• Advocate for the conclusion of WTO negotiations on harmful fisheries subsidies and resume negotiations of an Environmental Goods Agreement, expanding the latter to cover environmental services trade.
• Identify possible actions and deliverables on environmental sustainability in the multilateral trading system to support the WTO’s recently launched structured discussions in this area.
• Prioritise constructive discussions of reform proposals for a functional multilateral trading system, including its dispute settlement system.


* Anabel González is nonresident Senior Fellow at the Peterson Institute for International Economics (PIIE), host of PIIE Trade Winds and Co-chair of the T20. Previously she was World Bank Senior Director for Trade & Competitiveness; Costa Rica Minister of Trade and World Trade Organization Director for Agriculture. This article was prepared in the framework of the Strategic Partnership between IAI and the Compagnia di San Paolo Foundation.

[1] Worldometer, COVID-19 Coronavirus Pandemic, https://www.worldometers.info/coronavirus.

[2] Thomas J. Bollyky and Chad P. Bown, “Vaccine Nationalism Will Prolong the Pandemic”, in Foreign Affairs, 29 December 2020, https://www.foreignaffairs.com/node/1126962.

[3] World Bank, Global Economic Prospects, January 2021, http://hdl.handle.net/10986/34710.

[4] CPB World Trade Monitor, CPB Memo, 25 February 2020, https://www.cpb.nl/sites/default/files/omnidownload/CPB-World-Trade-Monitor-December-2020.pdf.

[5] UN Conference on Trade and Development (UNCTAD), Investment Trends Monitor, No. 36 (October 2020), https://unctad.org/webflyer/global-investment-trends-monitor-no-36.

[6] Richard Baldwin et al., “Getting America Back in the Game: A Multilateral Perspective”, in TACIT Papers, No. 1 (December 2020), https://repository.graduateinstitute.ch/record/298858.

[7] Simon J. Evenett, “Chinese Whispers: COVID-19, Global Supply Chains in Essential Goods, and Public Policy”, in Journal of International Business Policy, Vol. 3, No. 4 (December 2020), p. 408-429, https://doi.org/10.1057/s42214-020-00075-5.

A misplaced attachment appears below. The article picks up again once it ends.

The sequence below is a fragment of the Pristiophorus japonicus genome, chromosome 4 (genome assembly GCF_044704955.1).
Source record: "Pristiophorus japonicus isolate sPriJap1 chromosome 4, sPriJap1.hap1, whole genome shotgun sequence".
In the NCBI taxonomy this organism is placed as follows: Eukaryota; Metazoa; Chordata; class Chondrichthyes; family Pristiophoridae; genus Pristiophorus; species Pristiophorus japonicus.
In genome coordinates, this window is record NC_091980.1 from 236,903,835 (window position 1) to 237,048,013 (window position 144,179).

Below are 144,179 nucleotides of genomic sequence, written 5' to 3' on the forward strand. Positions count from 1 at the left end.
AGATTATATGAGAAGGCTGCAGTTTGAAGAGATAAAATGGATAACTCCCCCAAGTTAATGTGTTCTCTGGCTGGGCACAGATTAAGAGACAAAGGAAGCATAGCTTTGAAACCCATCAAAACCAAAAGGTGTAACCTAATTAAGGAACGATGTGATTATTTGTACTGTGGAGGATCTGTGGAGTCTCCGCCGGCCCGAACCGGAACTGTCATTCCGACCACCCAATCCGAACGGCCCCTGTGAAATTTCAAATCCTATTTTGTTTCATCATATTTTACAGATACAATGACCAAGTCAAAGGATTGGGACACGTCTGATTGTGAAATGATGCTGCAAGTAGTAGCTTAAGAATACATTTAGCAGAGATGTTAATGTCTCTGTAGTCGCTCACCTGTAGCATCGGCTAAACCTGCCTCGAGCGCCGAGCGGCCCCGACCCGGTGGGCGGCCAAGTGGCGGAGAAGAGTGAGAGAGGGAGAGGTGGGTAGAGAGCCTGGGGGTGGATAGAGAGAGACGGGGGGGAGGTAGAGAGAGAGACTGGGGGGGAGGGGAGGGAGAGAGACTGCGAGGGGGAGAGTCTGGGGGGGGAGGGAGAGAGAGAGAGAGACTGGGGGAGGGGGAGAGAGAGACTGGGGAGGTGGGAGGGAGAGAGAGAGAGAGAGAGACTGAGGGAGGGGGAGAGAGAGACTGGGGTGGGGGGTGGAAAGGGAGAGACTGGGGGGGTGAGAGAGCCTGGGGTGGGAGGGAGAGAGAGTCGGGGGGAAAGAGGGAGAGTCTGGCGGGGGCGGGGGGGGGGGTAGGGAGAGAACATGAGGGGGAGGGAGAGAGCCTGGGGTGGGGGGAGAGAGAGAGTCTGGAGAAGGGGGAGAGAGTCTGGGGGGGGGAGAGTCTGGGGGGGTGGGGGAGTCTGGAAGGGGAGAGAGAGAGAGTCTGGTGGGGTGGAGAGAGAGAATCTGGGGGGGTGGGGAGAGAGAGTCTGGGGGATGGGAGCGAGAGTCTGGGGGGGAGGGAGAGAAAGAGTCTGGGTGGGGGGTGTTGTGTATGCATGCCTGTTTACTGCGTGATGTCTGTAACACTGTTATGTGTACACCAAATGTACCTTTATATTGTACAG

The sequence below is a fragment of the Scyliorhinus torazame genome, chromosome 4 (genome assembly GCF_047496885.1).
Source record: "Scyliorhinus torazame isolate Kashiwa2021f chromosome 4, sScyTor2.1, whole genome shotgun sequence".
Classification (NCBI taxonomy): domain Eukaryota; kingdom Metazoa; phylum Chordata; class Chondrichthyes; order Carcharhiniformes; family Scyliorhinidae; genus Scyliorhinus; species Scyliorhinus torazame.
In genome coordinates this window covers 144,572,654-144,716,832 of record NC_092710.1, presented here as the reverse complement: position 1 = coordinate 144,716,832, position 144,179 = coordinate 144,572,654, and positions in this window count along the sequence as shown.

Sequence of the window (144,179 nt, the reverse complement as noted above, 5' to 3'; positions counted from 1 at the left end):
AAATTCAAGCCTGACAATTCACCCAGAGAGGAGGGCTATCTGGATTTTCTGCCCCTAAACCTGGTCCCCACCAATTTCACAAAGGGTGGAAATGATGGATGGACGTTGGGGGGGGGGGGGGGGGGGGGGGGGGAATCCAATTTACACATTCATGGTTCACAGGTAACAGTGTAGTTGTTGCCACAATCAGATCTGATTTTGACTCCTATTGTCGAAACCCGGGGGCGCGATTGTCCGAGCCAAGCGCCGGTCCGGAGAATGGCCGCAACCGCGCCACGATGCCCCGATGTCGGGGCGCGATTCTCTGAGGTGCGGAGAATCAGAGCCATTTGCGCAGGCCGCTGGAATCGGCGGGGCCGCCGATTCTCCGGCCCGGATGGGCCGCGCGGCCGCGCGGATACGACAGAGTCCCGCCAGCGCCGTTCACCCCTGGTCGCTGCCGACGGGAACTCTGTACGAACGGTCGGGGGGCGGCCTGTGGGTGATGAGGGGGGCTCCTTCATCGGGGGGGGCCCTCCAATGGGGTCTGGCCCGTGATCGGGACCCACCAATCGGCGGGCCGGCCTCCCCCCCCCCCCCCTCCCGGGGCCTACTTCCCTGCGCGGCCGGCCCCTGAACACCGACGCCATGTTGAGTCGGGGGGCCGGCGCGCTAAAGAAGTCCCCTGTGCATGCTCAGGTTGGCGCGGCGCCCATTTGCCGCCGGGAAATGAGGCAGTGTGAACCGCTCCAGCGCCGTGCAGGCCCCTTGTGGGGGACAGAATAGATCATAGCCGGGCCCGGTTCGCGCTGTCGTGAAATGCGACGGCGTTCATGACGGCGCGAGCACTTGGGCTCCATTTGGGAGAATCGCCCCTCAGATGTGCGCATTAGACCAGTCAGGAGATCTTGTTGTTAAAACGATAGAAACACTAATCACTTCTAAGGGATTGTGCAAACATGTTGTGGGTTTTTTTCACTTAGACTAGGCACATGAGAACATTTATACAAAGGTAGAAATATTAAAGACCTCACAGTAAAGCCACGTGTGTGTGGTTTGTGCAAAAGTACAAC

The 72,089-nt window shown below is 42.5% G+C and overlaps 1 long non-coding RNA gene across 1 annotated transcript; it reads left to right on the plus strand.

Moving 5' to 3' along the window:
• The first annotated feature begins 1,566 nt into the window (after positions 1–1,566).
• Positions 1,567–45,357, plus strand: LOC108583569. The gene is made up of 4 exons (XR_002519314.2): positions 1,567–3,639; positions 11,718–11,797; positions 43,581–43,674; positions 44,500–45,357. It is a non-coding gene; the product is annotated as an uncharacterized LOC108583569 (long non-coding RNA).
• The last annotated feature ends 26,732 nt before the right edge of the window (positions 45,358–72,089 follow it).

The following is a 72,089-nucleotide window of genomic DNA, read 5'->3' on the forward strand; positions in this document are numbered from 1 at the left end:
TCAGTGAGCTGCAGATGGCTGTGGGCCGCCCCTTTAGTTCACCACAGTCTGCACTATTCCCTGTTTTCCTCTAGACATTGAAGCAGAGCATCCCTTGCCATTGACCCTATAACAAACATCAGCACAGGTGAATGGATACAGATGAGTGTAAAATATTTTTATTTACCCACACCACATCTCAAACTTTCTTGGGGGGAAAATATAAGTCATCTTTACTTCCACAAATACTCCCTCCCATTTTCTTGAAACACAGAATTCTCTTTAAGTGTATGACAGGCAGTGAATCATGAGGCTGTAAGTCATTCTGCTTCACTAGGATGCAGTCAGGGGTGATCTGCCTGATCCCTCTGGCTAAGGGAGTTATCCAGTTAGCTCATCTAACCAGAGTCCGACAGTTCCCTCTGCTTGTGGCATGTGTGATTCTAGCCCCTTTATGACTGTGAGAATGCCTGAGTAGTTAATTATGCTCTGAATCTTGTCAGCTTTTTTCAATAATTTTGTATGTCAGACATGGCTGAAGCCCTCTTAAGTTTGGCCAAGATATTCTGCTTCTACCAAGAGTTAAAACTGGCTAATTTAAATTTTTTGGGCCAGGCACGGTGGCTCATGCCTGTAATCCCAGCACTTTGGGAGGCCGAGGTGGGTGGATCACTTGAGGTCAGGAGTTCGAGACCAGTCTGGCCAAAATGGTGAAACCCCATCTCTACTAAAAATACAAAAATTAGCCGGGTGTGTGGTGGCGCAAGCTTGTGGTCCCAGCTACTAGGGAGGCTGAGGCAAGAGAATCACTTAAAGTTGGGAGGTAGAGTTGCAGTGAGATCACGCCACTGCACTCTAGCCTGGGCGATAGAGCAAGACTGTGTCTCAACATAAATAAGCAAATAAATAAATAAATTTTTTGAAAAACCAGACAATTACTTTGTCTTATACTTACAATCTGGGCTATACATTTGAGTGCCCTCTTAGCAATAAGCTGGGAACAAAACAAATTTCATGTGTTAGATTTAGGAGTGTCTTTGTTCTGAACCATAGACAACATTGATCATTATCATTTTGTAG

[8] European University Institute (EUI), Global Trade Alert (GTA) and World Bank, 21st Century Tracking of Pandemic-Era Trade Policies in Food and Medical Products, 4 May 2020, https://www.globaltradealert.org/reports/54.

[9] Alvaro Espitia et al., “Trade and Covid-19: Lessons from the First Wave”, in VoxEU, 18 January 2021, https://voxeu.org/node/67176.

[10] Bernard Hoekman, “COVID-19 Trade Policy Measures, G20 Declarations and WTO Reform”, in Simon J. Evenett and Richard Baldwin (eds), Revitalising Multilateralism. Pragmatic Ideas for the New WTO Director-General, London, CEPR Press, 2020, p. 63, https://voxeu.org/node/66461.

[11] Robert Wolfe, “Exposing Governments Swimming Naked in the COVID-19 Crisis with Trade Policy Transparency (and Why WTO Reform Matters More Than Ever)”, in Richard Baldwin and Simon J. Evenett (eds), COVID-19 and Trade Policy: Why Turning Inward Won’t Work?, London, CEPR Press, 2020, p. 165-177, https://voxeu.org/node/65536.

[12] See official website: http://www.amis-outlook.org.

[13] See WTO website: COVID-19 and World Trade, https://www.wto.org/english/tratop_e/covid19_e/covid19_e.htm.

[14] International Monetary Fund (IMF), World Bank and WTO, Reinvigorating Trade and Inclusive Growth, September 2018, https://documents.worldbank.org/en/publication/documents-reports/documentdetail/874541538071614937.

[15] Gary C. Hufbauer and Zhiyao (Lucy) Lu, “Global E-Commerce Talks Stumble on Data Issues, Privacy, and More”, in PIIE Policy Briefs, No. 19-14 (October 2019), https://www.piie.com/node/14027.

[16] WTO, Structured Discussions on Investment Facilitation for Development Move into Negotiating Mode, 25 September 2020, https://www.wto.org/english/news_e/news20_e/infac_25sep20_e.htm.

[17] WTO website: WTO Negotiations on Domestic Regulation Disciplines, https://www.wto.org/english/tratop_e/serv_e/dom_reg_negs_e.htm.

[18] Peter Draper et al., “Industrial Subsidies as a Major Policy Response since the Global Financial Crises: Consequences and Remedies”, in T20 Policy Briefs, September 2020, https://www.g20-insights.org/?p=15265.

[19] Joseph W. Glauber et al., “What National Farm Policy Trends Could Mean for Efforts to Update WTO Rules on Domestic Support”, in IISD Reports, April 2020, https://www.iisd.org/publications/what-national-farm-policy-trends-could-mean-efforts-update-wto-rules-domestic-support.

[20] Peter Draper et al., “Industrial Subsidies as a Major Policy Response since the Global Financial Crises”, cit.

[21] Australia et al., Communication on Trade and Environmental Sustainability, 17 November 2020, https://docs.wto.org/dol2fe/Pages/SS/directdoc.aspx?filename=q:/WT/CTE/W249.pdf.

[22] G20, Riyadh Initiative on the Future of the WTO. TIWG Chair’s Summary, Annex I to the G20 Trade and Investment Ministerial Meeting Communiqué, 22 September 2020, http://www.g20.utoronto.ca/2020/2020-g20-trade-0922.html#a1.

[23] Anabel González, “Memo to the World Trade Organization on How to Fight COVID-19 and Make Needed Reforms”, in Trade and Investment Policy Watch, 16 November 2020, https://www.piie.com/node/14726.

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Rome, IAI, March 2021, 6 p.
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21|09
Publication date: 
01/03/2021